Foregrounding the Real
A street, a car, a piece of art, are meaning-objects manufactured for use in a meaning-field. They are to be read as objects of utility, contemplation, identity production or status attainment, etc. Woody Woodpecker is constructed with the purpose of being read as a particular cagey trixter character creating mischief and avoiding its consequences. He is a Technicolor representation of possible behavioural relations between human and human, human and animal, etc. At the time Woody first appeared, maybe we were to also read his Technicolor ecology as “newness,” “advancing and enhancing” human experience through the vibrancy and omnipresence of color television and animation. Today, the “Technicolor” technology no longer signifies “newness.” Woody Woodpecker "in technicolor" is permitted in the here-and-now to exist as "nastalgia" but not as "wonderment and awe." Meanings shift. Meanings are replaced. Meanings exist only in the present gaze of other meanings. Meaning does not have an autonomous existence outside meaning.
The pinecone does not exist for the sign. The pinecone is not subject to nostalgia. Its form and inner workings have stabilized over a longer time span, seeming to transcend "fad." A pinecone is an autonomous life form existing for-itself-as-itself. This too, is also a sign. To exist, to become, the pinecone needs the gaze of the sign. The field of biology gives it the signs of “reproduction” “conifer” etc. Economics gives it the sign of "natural resource." Societal systems give it the sign of "park." The sign Woody Woodpecker, Bullwinkle the Moose, Daffy Duck, etc. are not considered "real" when they do not exist in the ecology of their original form, as animation. A print of Bugs Bunny on a shirt can be read as the equivelant of a photograph of a "real" person. The "original" existence of Bugs Bunny is the cartoon as a cartoon. The more Bugs Bunny on t-shirts, skateboards, etc. are read as "representations" the more they help establish the cartoon as "real."
The cartoon image "Woody Woodpecker" fails to embody the reality of the material relationships enabling it to exist. His "body" is made of celluloid (chemicals, plastics, etc.), light projector (metal gears, plastic spindles, electricity, etc.), television or computer (cathode rays, vacuum tubes, silicon, copper, rare earth minerals, electricity, etc.). What anonymity works in the factories? What effluence what toxicity what natural geography was displaced? Certainty is in the image. Uncertainty, its unfelt presence, goes something like: how do we know what we do not know? Where is the clue to these "other" realities in the stuttering bombast of Woody's jackhammer knock-knock jokes? Attempting to orient to another culture, for instance, can bring this severity of the unkown sharply into focus.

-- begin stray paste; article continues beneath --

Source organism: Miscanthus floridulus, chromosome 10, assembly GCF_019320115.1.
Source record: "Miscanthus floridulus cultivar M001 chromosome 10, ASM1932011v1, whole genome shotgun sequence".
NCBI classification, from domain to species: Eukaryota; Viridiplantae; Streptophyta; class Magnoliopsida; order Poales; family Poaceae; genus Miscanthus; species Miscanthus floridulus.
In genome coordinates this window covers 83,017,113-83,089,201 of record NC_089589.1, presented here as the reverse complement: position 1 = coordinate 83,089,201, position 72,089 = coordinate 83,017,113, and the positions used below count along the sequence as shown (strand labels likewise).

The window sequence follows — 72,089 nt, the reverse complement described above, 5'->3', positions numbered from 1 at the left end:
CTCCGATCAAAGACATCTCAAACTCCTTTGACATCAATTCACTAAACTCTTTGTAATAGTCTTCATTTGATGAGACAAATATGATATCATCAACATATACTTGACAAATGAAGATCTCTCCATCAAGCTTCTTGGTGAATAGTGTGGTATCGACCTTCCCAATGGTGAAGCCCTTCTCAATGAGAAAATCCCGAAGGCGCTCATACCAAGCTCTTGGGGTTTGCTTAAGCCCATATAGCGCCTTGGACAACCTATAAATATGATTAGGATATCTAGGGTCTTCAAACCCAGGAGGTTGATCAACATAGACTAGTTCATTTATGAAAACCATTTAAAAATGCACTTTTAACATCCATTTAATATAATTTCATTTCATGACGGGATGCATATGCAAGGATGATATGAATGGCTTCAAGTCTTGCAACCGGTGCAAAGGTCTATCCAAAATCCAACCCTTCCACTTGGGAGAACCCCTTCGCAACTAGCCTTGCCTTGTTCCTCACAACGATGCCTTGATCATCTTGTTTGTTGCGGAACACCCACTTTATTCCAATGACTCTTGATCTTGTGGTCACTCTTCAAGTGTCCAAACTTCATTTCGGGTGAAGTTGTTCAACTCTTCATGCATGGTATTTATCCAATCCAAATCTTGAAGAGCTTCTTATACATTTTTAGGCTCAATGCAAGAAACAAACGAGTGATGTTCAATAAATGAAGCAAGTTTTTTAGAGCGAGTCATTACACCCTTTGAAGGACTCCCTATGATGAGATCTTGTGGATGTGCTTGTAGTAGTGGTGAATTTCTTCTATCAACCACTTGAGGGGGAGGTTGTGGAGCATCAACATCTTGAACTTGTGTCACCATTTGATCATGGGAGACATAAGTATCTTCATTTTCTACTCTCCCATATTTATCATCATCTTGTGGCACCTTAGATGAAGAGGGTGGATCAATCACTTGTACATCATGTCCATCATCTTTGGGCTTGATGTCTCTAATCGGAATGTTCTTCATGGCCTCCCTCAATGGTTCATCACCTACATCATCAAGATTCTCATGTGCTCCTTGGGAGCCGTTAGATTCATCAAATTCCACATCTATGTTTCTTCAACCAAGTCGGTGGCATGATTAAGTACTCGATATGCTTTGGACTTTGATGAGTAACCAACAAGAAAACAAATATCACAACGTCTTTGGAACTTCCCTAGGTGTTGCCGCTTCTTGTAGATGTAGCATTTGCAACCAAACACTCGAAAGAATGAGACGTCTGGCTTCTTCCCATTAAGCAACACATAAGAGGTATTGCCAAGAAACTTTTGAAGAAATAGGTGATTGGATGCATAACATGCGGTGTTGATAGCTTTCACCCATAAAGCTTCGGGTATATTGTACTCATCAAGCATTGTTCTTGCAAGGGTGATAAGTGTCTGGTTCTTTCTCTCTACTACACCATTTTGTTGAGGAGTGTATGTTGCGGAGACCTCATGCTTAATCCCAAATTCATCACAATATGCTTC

In Grenada, Spain, a plethora of shops have graffiti on their metal roll-up doors. Many of these are Wile Coyotes, Tweeties and Sylvesters, etc. Graffiti artists abide by the "honor code" of not overwriting other artist’s work. Maybe they understand all too well the zeitgeist of social inclusion. To become is to be embedded in the many-places-many-times capacity of the sign. Businesses hire artists to graffiti their doors that would best signify their business. A non-signed door, however, gleaming in its metallic bareness, is fair game. To the "street youth's" system of signs, the door is read as a BLANK, as having no meaning, by which they fill with their own. To the business owner, as "a business" in an economic field of meaning, maybe her / his bare metal door can be read as an "immaculate professional establishment" or a tabula rasa for "consumers" to project their desires onto. With Graffiti in Grenada, economic and societal fields of meaning shake hands over the "exposure opportunity" of the door.
A walk through a forest devoid of physical "manufactured" signs is subject to the mental gaze of the sign by the traveller. Is the forest experienced as a BLANK? Can it be experienced as itself for itself? The mountain-biker orients for speed and balance. Her sign system reads the topography and traction of the ground; the jut of branches. The developer assesses proximity to amenities and future infrastructure. The ornithologist counts nest sites. Passing through the trees, each system of signs grabs out like a hand touching its own gaze. To foreground the reality of the forest, to attempt to be absent of the gaze of the sign, we make a nest out of signs to hold all other signs and call it statistics, linguistics, semiology, post-modernism, sociology, media studies, history, etc.
The city could be said to be an amusement park of signs. Everywhere, our desires are reduced to the sign. Differing ideologies vie for material space to maximize their presence. Sentimental notions exist as if “nature” being “out there” beyond the signs of the city are of the signs of the city, as “tranquility” as “innocent” as “natural resource.” The system of signs is like a security blanket, protecting us from the dark, the unknown, the absences, the trauma of the real. Ebola, the smallest of realities, threatens to disrupt the power and protection of our signs. Even microbiology’s system of signs, trying to account for complexities of the real, reveals its unreality in the face of a new and present unknown. This unknown operates on its own, beyond language. When the sign is the predominant mode of experience, there is a notion that it is real, that its relationships are real, that its system of signs sustain the real.